11. Rate of cognitive decline per year Effect of hearing loss on cognitive decline

  12. Rate of cognitive decline per year * * Beneficial effect of hearing aids

  13. Effects of hearing loss Isolation Poor Working memory Hearing loss Cognitive decline, dementia Poor speech understanding Something else

  14. UK Biobank • Extensive data on over 100,000 people • Aged 40 to 69 years • Relation of hearing loss to other factors being analysed by Dr Keidser at NAL • Attempting to investigate path from hearing loss to depression and cognitive abilities by statistical methods

  15. UK Biobank data No hearing loss Hearing loss

  16. Hearing loss in the future

  17. Why do people hear but not understand? ….. and what NAL is doing about it

  18. Noise damaged Good

  19. The hair cells can die (noise, drugs, age) What can go wrong?

  20. Vowel spectra and audibility oo Sound level First formant Second formant ee 250 500 1000 2000 4000 Frequency (Hz)

  21. Reduced dynamic range with hearing loss Too loud Intense Moderate Weak Too soft (a) Norm Too loud Too loud Intense Intense Moderate Moderate Weak Weak Too soft Too soft (b) (c) Sam

  22. Prescribing hearing aids to maximise intelligibility and control loudness NAL-NL2 (2011) NAL-NL1 (1999) NAL-RP (1991) NAL-R (1986) NAL (1976)

  23. But hearing is still not normal!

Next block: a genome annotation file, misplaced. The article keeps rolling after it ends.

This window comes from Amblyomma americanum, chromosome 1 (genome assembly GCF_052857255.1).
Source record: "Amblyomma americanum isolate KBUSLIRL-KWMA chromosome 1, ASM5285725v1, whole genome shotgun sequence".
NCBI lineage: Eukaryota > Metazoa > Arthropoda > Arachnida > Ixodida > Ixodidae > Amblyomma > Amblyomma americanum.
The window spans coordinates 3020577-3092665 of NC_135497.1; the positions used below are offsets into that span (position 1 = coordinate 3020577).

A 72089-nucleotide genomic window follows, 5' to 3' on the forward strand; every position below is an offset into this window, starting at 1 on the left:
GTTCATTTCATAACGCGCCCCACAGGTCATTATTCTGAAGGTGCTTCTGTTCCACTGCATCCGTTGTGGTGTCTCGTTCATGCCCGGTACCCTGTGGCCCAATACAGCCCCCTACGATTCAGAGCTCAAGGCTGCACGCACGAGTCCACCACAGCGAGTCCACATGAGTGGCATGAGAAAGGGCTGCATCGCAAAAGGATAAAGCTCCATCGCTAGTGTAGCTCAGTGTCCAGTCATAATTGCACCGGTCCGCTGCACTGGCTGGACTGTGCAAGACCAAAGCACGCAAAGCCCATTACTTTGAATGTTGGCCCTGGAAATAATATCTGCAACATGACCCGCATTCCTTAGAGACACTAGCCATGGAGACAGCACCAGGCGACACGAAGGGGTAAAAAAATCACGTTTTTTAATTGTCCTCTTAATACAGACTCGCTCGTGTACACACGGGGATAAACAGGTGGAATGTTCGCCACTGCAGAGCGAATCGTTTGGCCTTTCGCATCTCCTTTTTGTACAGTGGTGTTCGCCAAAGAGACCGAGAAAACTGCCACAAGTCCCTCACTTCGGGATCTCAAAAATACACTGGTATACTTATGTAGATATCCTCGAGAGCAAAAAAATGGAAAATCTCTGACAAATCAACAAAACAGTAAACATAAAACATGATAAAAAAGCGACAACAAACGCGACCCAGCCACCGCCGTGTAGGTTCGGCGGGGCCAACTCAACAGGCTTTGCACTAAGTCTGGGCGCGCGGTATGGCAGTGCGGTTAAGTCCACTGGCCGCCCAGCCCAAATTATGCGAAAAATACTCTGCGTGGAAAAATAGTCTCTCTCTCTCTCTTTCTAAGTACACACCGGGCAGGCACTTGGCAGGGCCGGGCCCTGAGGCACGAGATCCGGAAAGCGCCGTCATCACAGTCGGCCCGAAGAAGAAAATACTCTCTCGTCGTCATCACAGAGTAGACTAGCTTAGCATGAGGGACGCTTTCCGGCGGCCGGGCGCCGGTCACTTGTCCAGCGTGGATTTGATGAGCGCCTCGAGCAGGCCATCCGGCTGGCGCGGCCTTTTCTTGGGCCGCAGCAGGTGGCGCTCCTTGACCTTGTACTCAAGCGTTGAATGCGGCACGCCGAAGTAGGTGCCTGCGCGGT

24. 250 1000 4000 250 1000 4000 Frequency resolution in hearing loss (a) Sound level (b) Excitation Frequency (Hz)

  25. Super-directional microphones  Front NAL binaural beamformer +  + Right Right Beamformer and DOA HRTF Delay DOA + Left Left + To CAPD Mejia To end

  26. Outcomes of children with hearing impairment Teresa YC Ching, and team

  27. We measure outcomes as children grow, …    

  28. Outcomes T Ching, NAL, HEARing CRC

  29. At 5 years, early CI linked to better outcomes (n = 104) Implant age: p = 0.0006 T Ching, NAL, HEARing CRC

  30. So baby, how does it sound? Objective hearing aid evaluation for: • young infants • difficult-to-test people

  31. HearLab

  32. Parietal lobe Frontal lobe Occipital lobe Temporal lobe Sylvian fissure Superior temporal gyrus Hearing disorders in the brain

  33. Spatial Processing Disorder Speech Lack of spatial release from masking Noise Noise Noise Noise Cameron, Dillon & Newall

  34. LISN & Learn Game Target at 0˚: Distracters at + and -90˚:

  35. Target: The horse kicked six wet shoes

  36. LiSN & Learn - Performance Over Time (n=9) 10 dB Better LiSN & Learn SRT (dB) Cameron & Dillon (2011)

  37. Randomized Control Trial Cameron, Glyde & Dillon (2012) Earobics Lisn & Learn N = 5 N = 5

  38. Future researchCentral processing disorders in elderly people • Blue Mountains Study: Golding et al (2004) • Studied 1576 people > 55 years • Battery of 7 tests • 76% failed 1 or more tests • 64% failed 2 or more tests • But can we give training to overcome it?

  39. Thanks for listening www.NAL.gov.au Volunteers needed ! NAL is funded by the Federal Department of Health, Office of Hearing Services.